I skipped this step & made it all on the same day.

For the ricotta, I used the Basil Tofu Ricotta from Vegan With A Vengance. I highly recommend this recipe, it was great! I followed Shelly’s advice & added ¼ cup of vital wheat gluten to the tofu mixture, it really helped to hold it together.

Step 2 (the day you plan on eating the gnocchi): Making the gnocchi dough.

To make great gnocchi, the ricotta has to be fairly smooth. Place the drained ricotta in a large bowl and mash it as best as you can with a rubber spatula or a large spoon (it’s best to use a utensil with some flexibility here). As you mash the ricotta, if you noticed that you can still see curds, then press the ricotta through a strainer to smooth it out as much as possible. (didn’t drain or press the tofu, just used super firm, as is)

Add the lightly beaten eggs to the mashed ricotta.

Melt the tablespoon of butter. As it melts, add in the sage if you’re using it. If not, just melt the butter & add it to the ricotta mixture. only used 1 tsp

Add in any flavouring that you’re using (i.e., nutmeg, lemon zest, etc.). If you’re not using any particular flavouring, that’s fine. used basil & nutmeg

Add the Parmigiano-Reggiano & the salt.

Beat all the ingredients together very well. You should end up with a soft & fluffy batter with no streaks (everything should be mixed in very well).

Step 3: Forming the gnocchi.

When forming the gnocchi using tofu, you don’t have to be gentle with it at all. You need to use a firm hand. I didn’t test one, just dropped them all in (I was hungry). I used a 1 TBSP cookie scoop, dropped into flour, & shaped.

Fill a small pot with water & bring to a boil. When it boils, salt the water generously & keep it at a simmer. You will use this water to test the first gnocchi that you make to ensure that it holds together & that your gnocchi batter isn’t too damp.

In a large, shallow baking dish or on a sheet pan, make a bed of all-purpose flour that’s ½” deep.

With a spatula, scrape the ricotta mixture away from the sides of the bowl & form a large mass in the centre of your bowl.

Using a tablespoon, scoop up about 2 to 3 teaspoons of batter & then holding the spoon at an angle, use your finger tip to gently push the ball of dough from the spoon into the bed of flour.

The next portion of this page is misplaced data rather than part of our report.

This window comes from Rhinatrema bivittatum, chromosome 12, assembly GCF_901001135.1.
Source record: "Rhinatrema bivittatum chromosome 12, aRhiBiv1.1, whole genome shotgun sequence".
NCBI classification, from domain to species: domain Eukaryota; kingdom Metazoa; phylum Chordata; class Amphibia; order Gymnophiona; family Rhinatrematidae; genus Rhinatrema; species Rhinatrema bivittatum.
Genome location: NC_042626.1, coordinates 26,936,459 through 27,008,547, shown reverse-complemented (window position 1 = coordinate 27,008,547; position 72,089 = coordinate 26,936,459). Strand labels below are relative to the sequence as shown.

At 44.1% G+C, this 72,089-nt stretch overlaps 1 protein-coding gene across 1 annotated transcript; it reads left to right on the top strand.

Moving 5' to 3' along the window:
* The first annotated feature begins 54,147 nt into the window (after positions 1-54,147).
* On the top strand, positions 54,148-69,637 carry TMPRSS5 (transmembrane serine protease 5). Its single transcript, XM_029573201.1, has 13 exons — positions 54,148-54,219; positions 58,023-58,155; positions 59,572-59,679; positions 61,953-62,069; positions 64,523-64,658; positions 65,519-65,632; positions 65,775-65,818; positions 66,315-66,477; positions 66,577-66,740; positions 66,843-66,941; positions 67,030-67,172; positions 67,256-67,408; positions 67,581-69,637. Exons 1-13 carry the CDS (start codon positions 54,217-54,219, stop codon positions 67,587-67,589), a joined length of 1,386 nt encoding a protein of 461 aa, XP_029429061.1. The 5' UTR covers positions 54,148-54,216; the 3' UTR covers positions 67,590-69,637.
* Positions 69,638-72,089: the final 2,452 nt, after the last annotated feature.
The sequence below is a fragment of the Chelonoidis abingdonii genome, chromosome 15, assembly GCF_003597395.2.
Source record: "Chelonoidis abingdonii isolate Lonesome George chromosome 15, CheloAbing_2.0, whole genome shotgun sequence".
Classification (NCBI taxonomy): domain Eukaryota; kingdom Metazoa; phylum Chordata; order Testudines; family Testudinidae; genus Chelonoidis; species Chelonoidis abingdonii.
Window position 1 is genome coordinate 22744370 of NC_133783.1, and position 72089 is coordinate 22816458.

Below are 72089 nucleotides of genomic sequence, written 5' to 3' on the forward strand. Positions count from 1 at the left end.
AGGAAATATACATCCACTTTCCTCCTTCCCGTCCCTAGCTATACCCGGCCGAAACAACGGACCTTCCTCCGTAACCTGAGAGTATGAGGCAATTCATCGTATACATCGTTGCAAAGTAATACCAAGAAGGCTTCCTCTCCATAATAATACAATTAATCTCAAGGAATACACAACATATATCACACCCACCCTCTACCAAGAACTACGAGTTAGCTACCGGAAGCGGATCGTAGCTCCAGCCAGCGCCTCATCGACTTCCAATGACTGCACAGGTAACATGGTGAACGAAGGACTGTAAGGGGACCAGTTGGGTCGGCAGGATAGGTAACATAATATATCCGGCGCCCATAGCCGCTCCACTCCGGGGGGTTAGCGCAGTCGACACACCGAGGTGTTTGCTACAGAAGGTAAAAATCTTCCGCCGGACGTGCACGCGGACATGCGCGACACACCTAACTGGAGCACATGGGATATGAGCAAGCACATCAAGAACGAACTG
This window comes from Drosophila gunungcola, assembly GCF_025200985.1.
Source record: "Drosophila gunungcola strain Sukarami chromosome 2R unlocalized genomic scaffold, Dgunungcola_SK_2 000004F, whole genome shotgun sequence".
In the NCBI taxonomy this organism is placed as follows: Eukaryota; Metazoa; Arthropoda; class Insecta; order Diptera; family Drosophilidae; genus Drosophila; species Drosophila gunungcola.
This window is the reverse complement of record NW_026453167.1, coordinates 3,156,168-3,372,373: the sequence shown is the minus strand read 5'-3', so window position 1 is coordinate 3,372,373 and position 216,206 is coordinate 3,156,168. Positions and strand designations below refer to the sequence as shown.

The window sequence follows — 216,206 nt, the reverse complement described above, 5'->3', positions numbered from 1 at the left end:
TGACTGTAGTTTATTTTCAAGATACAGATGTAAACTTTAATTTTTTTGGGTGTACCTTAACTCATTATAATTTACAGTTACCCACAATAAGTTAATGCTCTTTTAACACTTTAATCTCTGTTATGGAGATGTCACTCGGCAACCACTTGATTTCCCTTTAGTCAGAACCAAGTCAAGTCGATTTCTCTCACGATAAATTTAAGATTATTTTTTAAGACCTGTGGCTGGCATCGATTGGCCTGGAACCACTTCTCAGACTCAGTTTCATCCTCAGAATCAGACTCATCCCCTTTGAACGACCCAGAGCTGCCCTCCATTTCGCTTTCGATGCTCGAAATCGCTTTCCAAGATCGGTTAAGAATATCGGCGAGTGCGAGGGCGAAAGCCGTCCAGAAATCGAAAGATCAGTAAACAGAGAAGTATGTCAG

At this point you can either shake the dish or pan gently to ensure that the flour covers the gnocchi or use your fingers to very gently dust the gnocchi with flour. Gently pick up the gnocchi & cradle it in your hand rolling it to form it in an oval as best as you can, at no point should you squeeze it. What you’re looking for is an oval lump of sorts that’s dusted in flour & plump.

Gently place your gnocchi in the simmering water. It will sink & then bob to the top. From the time that it bobs to the surface, you want to cook the gnocchi until it’s just firm. This could take 3 to 5 minutes.

If your gnocchi begins to fall apart, this means that the ricotta cheese was probably still too wet. You can remedy this by beating a teaspoon of egg white into your gnocchi batter. If your gnocchi batter was fluffy but the sample comes out heavy, add a teaspoon of beaten egg to the batter & beat that in. Test a second gnocchi to ensure success.

Form the rest of your gnocchi. You can put 4 to 6 gnocchi in the bed of flour at a time. But don’t overcrowd your bed of flour or you may damage your gnocchi as you coat them.

Have a sheet pan ready to rest the formed gnocchi on. Line the sheet pan with wax or parchment paper & dust it with flour.

You can cook the gnocchi right away, however, Judy Rodgers recommends storing them in the refrigerator for an hour prior to cooking to allow them to firm up.

Step 4: Cooking the gnocchi.

Have a large skillet ready to go. Place the butter & water for the sauce in the skillet & set aside.

In the largest pan or pot that you have (make sure it’s wide), bring at least 2 quarts of water to a boil (you can use as much as 3 quarts of water if your pot permits). You need a wide pot or pan so that your gnocchi won’t bump into each other and damage each other.

Once the water is boiling, salt it generously.

Drop the gnocchi into the water one by one. Once they float to the top, cook them for 3 to 5 minutes (as in the case with the test gnocchi).

When the gnocchi float to the top, you can start your sauce while you wait for them to finish cooking.

To sauce the cooked gnocchi, I added the pesto to one small skillet & the marinara to another, then just dropped the drained gnocchi into the sauces & gently stirred. It is best to let it sit a bit, to let it firm up.

Place the skillet over medium heat & melt the butter. Swirl it gently a few times as it melts. As soon as it melts & is incorporated with the water, turn off the heat. Your gnocchi should be cooked by now.

With a slotted spoon, remove the gnocchi from the boiling water & gently drop into the butter sauce. Carefully roll in the sauce until coated. Serve immediately.